YouTube to test video ID with TW, Disney

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Top online video service YouTube will soon test a new video identification technology with two of the world's largest media companies, Time Warner Inc. and Walt Disney Co.

The technology, developed by engineers at YouTube-owner Google Inc., will help content owners such as movie and TV studios identify videos uploaded to the site without the copyright owner's permission, legal, marketing and strategy executives at YouTube told Reuters in an interview Monday.

The so-called video fingerprinting tools, which identify unique attributes in the video clips, will be available for testing in about a month, a YouTube executive said.

"The technology was built with the Disney's and Time Warner's in mind," Chris Maxcy, YouTube partner development director, said, adding that, since early this year, Google has been testing audio-fingerprinting tools with record labels.

These tools will be used to identify copyrighted material, after which media companies can decide if they would like to remove the material or keep it up, as part of a revenue-sharing deal with YouTube, which can sell advertising alongside it.

Once proven to work, the technology could be used to block the uploading of copyrighted clips, YouTube product manager David King said. It aims to make the tools widely available to any copyright owner later this year.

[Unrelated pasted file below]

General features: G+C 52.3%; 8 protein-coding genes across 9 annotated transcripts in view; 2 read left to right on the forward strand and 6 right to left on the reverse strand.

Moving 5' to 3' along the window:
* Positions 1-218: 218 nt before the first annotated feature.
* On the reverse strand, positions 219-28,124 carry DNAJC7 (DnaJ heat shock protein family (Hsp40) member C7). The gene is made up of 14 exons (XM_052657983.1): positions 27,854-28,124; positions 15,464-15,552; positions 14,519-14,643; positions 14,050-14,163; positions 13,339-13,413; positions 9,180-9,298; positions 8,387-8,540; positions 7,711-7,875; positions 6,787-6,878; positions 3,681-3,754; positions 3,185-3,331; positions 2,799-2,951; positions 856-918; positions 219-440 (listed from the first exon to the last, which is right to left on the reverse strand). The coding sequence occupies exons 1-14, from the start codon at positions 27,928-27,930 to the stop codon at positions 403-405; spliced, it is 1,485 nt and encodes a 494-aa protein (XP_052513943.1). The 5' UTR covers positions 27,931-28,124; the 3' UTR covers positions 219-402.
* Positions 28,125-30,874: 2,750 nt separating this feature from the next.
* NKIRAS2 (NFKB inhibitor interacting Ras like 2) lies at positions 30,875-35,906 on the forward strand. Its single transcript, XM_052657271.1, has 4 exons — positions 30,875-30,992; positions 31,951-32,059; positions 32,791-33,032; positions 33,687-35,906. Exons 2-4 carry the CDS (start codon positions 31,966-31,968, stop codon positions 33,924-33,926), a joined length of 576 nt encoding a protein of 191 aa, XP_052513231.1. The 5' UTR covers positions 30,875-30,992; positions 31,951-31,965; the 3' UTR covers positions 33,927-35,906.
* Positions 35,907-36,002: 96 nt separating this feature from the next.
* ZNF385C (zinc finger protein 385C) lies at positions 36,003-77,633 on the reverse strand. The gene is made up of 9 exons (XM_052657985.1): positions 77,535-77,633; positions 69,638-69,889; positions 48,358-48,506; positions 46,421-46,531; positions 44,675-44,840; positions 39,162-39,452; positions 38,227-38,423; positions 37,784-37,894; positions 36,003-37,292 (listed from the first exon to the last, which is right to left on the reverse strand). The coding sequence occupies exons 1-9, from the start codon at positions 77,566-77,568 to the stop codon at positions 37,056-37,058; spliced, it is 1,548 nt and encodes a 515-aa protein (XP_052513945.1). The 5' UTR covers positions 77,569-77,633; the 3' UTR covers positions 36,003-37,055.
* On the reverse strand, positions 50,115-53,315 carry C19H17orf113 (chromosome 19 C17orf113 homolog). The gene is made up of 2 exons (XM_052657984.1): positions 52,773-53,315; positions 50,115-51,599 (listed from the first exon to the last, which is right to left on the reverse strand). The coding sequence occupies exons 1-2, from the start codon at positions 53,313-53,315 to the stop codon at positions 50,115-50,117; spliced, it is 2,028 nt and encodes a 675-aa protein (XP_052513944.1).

YouTube has come under fire from several other traditional media companies, which say it has dragged its heels in offering reliable ways to identify video clips uploaded by regular users without permission.

Unable to reach a distribution agreement, MTV Networks-owner Viacom Inc. sued Google and YouTube for more than $1 billion in damages in March, charging the company with "massive intentional copyright infringement" after demanding the removal of clips of its popular shows "Colbert Report" and "Daily Show," hosted by comedian Jon Stewart.

Media companies have eyed the wildly popular video-sharing site as a mixture of opportunity and threat as they seek to reach consumers wherever they spend time.

On one hand, they view YouTube as a powerful promotional medium to drive viewers back to television or their own sites. On the other, YouTube's traffic has soared as users upload copyrighted shows globally onto the service.

Nine months ago, YouTube said such tools would be made available to media companies for testing by the end of 2006. But the reliable identification of content has proved a complex task that required Google to develop its own technology tools.

Maxcy said other media companies planned to test the technology, but he declined to name these other parties. "There are a couple," he said, referring to Disney and Time-Warner. "There are more that we can't talk about right now," he said.

YouTube officials said they have quietly been testing ways to help identify the audio tracks of video clips with major record labels using technology from privately held Audible Magic as early as the first two months of 2007.

These tools will be made available to all content owners later this year depending on the results of the tests, YouTube executives said on Monday.

"It's typically not something we talk about," Maxcy said, adding, however: "We wanted to clear the air."

Maxcy said that over time, Google planned to add additional layers of technology to better spot content on its service.
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